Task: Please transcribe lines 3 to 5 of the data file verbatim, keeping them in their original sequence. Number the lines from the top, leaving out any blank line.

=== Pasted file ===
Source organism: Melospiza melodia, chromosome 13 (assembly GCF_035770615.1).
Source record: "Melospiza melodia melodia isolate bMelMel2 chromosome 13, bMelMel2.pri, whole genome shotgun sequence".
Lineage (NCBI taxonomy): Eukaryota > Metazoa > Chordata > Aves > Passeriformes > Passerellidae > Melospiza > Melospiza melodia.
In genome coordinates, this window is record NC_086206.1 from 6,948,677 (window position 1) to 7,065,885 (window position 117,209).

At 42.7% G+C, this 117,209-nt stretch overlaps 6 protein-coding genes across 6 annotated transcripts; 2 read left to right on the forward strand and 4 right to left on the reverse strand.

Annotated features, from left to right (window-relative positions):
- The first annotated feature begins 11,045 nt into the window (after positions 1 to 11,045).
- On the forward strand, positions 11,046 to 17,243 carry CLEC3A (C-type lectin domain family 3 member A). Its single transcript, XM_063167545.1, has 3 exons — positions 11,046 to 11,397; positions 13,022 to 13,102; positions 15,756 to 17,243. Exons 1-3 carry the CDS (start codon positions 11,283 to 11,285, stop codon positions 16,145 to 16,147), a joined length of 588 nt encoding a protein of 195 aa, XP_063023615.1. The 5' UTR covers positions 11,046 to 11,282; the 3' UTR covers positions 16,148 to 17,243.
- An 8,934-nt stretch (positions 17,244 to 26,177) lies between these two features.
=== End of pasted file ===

Lineage (NCBI taxonomy): Eukaryota > Metazoa > Chordata > Aves > Passeriformes > Passerellidae > Melospiza > Melospiza melodia.
In genome coordinates, this window is record NC_086206.1 from 6,948,677 (window position 1) to 7,065,885 (window position 117,209).

At 42.7% G+C, this 117,209-nt stretch overlaps 6 protein-coding genes across 6 annotated transcripts; 2 read left to right on the forward strand and 4 right to left on the reverse strand.